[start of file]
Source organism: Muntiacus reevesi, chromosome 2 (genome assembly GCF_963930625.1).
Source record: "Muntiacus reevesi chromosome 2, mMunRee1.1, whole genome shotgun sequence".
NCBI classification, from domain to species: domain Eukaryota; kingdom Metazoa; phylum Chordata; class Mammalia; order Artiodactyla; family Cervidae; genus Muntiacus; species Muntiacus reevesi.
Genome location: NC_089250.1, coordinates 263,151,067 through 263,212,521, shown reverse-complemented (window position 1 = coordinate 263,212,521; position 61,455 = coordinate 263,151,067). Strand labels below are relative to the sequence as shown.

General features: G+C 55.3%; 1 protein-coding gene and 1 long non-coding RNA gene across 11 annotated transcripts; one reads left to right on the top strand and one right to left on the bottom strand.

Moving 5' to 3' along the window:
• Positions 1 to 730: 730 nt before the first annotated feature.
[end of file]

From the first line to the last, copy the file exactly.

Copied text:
Source organism: Muntiacus reevesi, chromosome 2 (genome assembly GCF_963930625.1).
Source record: "Muntiacus reevesi chromosome 2, mMunRee1.1, whole genome shotgun sequence".
NCBI classification, from domain to species: domain Eukaryota; kingdom Metazoa; phylum Chordata; class Mammalia; order Artiodactyla; family Cervidae; genus Muntiacus; species Muntiacus reevesi.
Genome location: NC_089250.1, coordinates 263,151,067 through 263,212,521, shown reverse-complemented (window position 1 = coordinate 263,212,521; position 61,455 = coordinate 263,151,067). Strand labels below are relative to the sequence as shown.

General features: G+C 55.3%; 1 protein-coding gene and 1 long non-coding RNA gene across 11 annotated transcripts; one reads left to right on the top strand and one right to left on the bottom strand.

Moving 5' to 3' along the window:
• Positions 1 to 730: 730 nt before the first annotated feature.